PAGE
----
Chronological History of the American Civil War

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Sunday, October 13, 1861 : General Charles Fremont (U.S.) had gotten a force together and was moving towards where he thought Missouri Militia commander Sterling Price (CSA) might be. Today telecommunication outages took place near Henrytown, at a locale known variously as Dutch or Monday Hollow, and also as Wet Glaize, Mo. Federal scouts caught Sterling Price's people at it, and a small battle ensued.

Monday, October 14, 1861 : Lincoln orders General Winfield Scott (U.S.) (pictured) to suspend the “writ of habeas corpus” from Maine to the Federal capital. This stopped a person’s right to appear before a judge or magistrate and hear the charges against him. He served as Commanding General of the United States Army for twenty years, longer than any other holder of the office. Tuesday, October 15, 1861 : Confederacy starts selling postage stamps.

Jefferson Davis was on the first stamp. (pictured). Jeff Thompson's Southern Raiders strike a party of Union soldiers near Potosi, Missouri, capture 50,

and burn the Big River Bridge. In an effort to catch the vessel that supposedly carries the Confederate commissioners to Europe, Slidell and Mason, three Union boats leave New York searching for the Nashville . However, Slidell and Mason are proceeding to Cuba on the Theodora . Wednesday, October 16, 1861 : Federals and Confederates clash near Harper's Ferry, Virginia. Union forces take over Lexington, Missouri, though the Confederates have already evacuated. Hardeman County plantation owner/planter, merchant, and civic leader, John Houston Bills (The Pillars)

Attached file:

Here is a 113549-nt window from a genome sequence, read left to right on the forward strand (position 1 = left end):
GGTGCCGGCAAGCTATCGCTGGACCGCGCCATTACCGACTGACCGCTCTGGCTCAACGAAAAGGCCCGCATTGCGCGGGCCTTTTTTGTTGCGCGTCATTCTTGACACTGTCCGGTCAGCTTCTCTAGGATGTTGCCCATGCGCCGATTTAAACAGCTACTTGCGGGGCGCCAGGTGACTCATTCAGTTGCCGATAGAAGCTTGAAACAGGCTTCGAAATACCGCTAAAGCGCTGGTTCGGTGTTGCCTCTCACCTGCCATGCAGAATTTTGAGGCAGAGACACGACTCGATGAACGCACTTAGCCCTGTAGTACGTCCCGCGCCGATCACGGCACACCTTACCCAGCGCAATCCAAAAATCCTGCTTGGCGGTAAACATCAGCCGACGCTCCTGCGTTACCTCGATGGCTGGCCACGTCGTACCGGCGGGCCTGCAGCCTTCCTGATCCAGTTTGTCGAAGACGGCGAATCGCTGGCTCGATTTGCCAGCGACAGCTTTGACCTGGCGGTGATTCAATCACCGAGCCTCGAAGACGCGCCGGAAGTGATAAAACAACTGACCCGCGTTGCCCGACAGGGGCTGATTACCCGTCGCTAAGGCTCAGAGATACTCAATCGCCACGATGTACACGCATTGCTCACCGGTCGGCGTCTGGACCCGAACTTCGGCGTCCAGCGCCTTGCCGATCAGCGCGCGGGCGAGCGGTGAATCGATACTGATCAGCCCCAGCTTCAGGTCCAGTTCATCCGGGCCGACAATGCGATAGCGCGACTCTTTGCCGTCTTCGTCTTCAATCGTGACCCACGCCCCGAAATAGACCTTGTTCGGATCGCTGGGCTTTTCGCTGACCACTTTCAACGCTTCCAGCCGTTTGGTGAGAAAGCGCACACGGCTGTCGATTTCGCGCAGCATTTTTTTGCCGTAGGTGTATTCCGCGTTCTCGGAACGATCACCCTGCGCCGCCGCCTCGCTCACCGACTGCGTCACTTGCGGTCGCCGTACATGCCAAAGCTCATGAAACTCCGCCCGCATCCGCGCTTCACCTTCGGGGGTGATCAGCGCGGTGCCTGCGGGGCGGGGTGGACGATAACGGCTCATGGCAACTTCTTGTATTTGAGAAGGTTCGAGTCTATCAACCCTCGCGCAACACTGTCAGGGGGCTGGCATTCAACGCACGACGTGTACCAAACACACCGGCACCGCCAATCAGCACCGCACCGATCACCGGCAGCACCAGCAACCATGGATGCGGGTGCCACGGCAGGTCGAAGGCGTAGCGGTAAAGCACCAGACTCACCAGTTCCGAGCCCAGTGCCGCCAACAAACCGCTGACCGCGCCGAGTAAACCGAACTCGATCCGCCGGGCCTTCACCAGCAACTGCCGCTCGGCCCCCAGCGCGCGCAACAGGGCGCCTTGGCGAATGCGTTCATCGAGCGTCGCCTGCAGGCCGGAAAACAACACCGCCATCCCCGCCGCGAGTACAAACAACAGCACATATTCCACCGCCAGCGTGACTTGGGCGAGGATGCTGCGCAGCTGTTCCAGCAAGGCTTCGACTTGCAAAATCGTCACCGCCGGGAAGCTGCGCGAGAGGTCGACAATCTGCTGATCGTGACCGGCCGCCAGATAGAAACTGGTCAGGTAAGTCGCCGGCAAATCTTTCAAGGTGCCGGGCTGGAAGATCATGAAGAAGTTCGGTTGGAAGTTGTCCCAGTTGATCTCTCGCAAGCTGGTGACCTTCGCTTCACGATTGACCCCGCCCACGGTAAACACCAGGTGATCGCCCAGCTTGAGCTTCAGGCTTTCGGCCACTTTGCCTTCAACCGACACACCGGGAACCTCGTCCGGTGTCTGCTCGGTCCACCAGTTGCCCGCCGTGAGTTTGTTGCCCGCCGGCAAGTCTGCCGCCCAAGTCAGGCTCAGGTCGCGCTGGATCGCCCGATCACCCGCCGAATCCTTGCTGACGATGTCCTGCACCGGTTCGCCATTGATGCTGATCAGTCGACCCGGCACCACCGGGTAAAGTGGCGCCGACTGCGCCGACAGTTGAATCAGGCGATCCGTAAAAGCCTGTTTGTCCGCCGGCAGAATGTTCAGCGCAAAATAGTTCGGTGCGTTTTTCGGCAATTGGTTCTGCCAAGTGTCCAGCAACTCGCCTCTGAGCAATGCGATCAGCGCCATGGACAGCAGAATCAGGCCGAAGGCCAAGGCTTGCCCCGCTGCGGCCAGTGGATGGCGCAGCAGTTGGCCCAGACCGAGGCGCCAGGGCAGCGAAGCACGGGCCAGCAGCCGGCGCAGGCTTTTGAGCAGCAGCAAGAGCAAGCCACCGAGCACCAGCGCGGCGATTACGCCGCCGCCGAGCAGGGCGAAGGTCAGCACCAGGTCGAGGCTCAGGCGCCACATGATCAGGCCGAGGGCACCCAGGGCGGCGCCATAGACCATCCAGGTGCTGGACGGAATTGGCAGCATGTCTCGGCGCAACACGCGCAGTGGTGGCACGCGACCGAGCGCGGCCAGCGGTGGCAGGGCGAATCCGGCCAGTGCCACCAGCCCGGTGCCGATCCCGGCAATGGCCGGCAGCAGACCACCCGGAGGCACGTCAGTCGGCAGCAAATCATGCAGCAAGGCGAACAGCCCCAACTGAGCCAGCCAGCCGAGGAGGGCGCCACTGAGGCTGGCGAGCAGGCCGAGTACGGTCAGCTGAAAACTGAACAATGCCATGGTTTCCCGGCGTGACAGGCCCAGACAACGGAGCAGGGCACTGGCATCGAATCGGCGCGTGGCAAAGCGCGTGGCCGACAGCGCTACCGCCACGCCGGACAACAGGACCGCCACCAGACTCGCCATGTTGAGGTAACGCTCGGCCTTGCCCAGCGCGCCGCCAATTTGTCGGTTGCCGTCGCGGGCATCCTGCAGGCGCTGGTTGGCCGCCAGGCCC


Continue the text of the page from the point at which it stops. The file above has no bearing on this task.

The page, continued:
wrote in his diary: “Wednesday morning raining slowing. I spent last night at the Soldiers home. Two of the Soldiers, Sanders & Sellers very ill. At 7 ½ AM, Sanders yields to the crushing influence of his disease, “Neumonia” after & the effect of measles. Sellers will soon follow him. Other patients (12 in number) improving.” Thursday, October 17, 1861 : Jefferson Davis was learning the perils of creating a new government, new institutions, and particularly a new army from scratch. The Confederate States of America essentially had no army as a nation, just whatever troops were volunteered by the governors of the several states. Furthermore the men themselves were quite insistent that they remain under the command of men from their own state, and if possible stay in their state’s borders. Volunteers from Kentucky who had come to fight for the South requested to return home now that fighting was occurring there, and were very irate when Davis refused them. Friday, October 18, 1861 : Attacks and skirmishes are reported across Missouri, at Lebanon, Shanghai, Pilot Knob, and Wilson’s Mill. Sporadic fighting continues near Harper’s Ferry. The Petersburg (Virginia) Express reports a naval engagement at New Orleans. General Zollicoffer’s troops (CSA) conduct a series of raids on southern Kentucky. President Lincoln meets with his cabinet to discuss the 'voluntary' retirement of General Winfield Scott. General McClellan is among those who would like to see Scott retire. Saturday, October 19, 1861 : General U.S. Grant assumes command of the Armies of the Ohio, the Cumberland, and of Kentucky. George Thomas (U.S.) replaces Rosecrans as commander of the Army of the Cumberland. Rosecrans, ordered to Cincinnati where he will eventually be reassigned, will never again play a major role in the war. Sunday, October 20, 1861 : A woman, whose identity is unknown, walked into the Confederate War Office in Richmond today, dropped off a parcel of papers, and walked back out. The papers included explicit descriptions of the plans for Banks’ forces’ advance on Manassas, as well as Burnside’s expedition into North Carolina and Butler’s into Louisiana. The lady had gathered this information at a dinner party in Washington D. C. several days earlier, where General John A. Dix (U.S.) was one of the guests.

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